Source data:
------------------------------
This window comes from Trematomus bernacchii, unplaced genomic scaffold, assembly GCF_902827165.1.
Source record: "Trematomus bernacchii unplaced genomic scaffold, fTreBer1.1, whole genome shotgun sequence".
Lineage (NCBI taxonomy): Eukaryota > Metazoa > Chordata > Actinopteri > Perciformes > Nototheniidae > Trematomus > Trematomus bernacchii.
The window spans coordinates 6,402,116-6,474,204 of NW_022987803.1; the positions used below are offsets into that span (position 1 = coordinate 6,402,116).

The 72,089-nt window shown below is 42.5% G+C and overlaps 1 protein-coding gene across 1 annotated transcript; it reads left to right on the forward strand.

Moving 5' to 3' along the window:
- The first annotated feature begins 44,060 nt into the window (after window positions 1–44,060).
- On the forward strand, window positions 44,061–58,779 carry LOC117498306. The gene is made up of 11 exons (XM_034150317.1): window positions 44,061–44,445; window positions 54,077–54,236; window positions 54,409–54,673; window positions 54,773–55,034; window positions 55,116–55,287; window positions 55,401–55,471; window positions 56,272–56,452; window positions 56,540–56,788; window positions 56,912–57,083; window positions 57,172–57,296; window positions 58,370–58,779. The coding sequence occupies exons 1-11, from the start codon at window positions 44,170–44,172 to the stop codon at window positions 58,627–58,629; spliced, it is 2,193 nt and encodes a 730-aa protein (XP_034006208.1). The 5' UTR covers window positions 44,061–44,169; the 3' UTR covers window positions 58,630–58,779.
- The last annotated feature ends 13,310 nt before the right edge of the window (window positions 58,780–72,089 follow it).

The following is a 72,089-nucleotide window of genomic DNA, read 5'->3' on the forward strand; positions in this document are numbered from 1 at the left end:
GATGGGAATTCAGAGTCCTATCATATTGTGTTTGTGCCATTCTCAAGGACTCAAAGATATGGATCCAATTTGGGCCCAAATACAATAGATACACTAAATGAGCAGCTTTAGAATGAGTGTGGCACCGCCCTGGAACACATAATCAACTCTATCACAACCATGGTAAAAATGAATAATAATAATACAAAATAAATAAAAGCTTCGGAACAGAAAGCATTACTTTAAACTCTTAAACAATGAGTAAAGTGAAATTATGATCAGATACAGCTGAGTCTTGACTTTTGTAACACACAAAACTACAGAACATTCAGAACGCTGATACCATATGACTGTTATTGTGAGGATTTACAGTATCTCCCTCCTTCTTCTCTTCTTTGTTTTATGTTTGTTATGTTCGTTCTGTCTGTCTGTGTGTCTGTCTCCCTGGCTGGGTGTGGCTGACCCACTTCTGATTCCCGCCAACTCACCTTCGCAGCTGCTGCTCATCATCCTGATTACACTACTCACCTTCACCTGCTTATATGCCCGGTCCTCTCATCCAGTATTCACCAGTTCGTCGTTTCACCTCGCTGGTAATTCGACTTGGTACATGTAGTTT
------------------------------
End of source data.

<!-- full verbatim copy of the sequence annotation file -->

This window comes from Trematomus bernacchii, unplaced genomic scaffold, assembly GCF_902827165.1.
Source record: "Trematomus bernacchii unplaced genomic scaffold, fTreBer1.1, whole genome shotgun sequence".
Lineage (NCBI taxonomy): Eukaryota > Metazoa > Chordata > Actinopteri > Perciformes > Nototheniidae > Trematomus > Trematomus bernacchii.
The window spans coordinates 6,402,116-6,474,204 of NW_022987803.1; the positions used below are offsets into that span (position 1 = coordinate 6,402,116).

The 72,089-nt window shown below is 42.5% G+C and overlaps 1 protein-coding gene across 1 annotated transcript; it reads left to right on the forward strand.

Moving 5' to 3' along the window:
- The first annotated feature begins 44,060 nt into the window (after window positions 1–44,060).
- On the forward strand, window positions 44,061–58,779 carry LOC117498306. The gene is made up of 11 exons (XM_034150317.1): window positions 44,061–44,445; window positions 54,077–54,236; window positions 54,409–54,673; window positions 54,773–55,034; window positions 55,116–55,287; window positions 55,401–55,471; window positions 56,272–56,452; window positions 56,540–56,788; window positions 56,912–57,083; window positions 57,172–57,296; window positions 58,370–58,779. The coding sequence occupies exons 1-11, from the start codon at window positions 44,170–44,172 to the stop codon at window positions 58,627–58,629; spliced, it is 2,193 nt and encodes a 730-aa protein (XP_034006208.1). The 5' UTR covers window positions 44,061–44,169; the 3' UTR covers window positions 58,630–58,779.
- The last annotated feature ends 13,310 nt before the right edge of the window (window positions 58,780–72,089 follow it).

The following is a 72,089-nucleotide window of genomic DNA, read 5'->3' on the forward strand; positions in this document are numbered from 1 at the left end:
GATGGGAATTCAGAGTCCTATCATATTGTGTTTGTGCCATTCTCAAGGACTCAAAGATATGGATCCAATTTGGGCCCAAATACAATAGATACACTAAATGAGCAGCTTTAGAATGAGTGTGGCACCGCCCTGGAACACATAATCAACTCTATCACAACCATGGTAAAAATGAATAATAATAATACAAAATAAATAAAAGCTTCGGAACAGAAAGCATTACTTTAAACTCTTAAACAATGAGTAAAGTGAAATTATGATCAGATACAGCTGAGTCTTGACTTTTGTAACACACAAAACTACAGAACATTCAGAACGCTGATACCATATGACTGTTATTGTGAGGATTTACAGTATCTCCCTCCTTCTTCTCTTCTTTGTTTTATGTTTGTTATGTTCGTTCTGTCTGTCTGTGTGTCTGTCTCCCTGGCTGGGTGTGGCTGACCCACTTCTGATTCCCGCCAACTCACCTTCGCAGCTGCTGCTCATCATCCTGATTACACTACTCACCTTCACCTGCTTATATGCCCGGTCCTCTCATCCAGTATTCACCAGTTCGTCGTTTCACCTCGCTGGTAATTCGACTTGGTACATGTAGTTT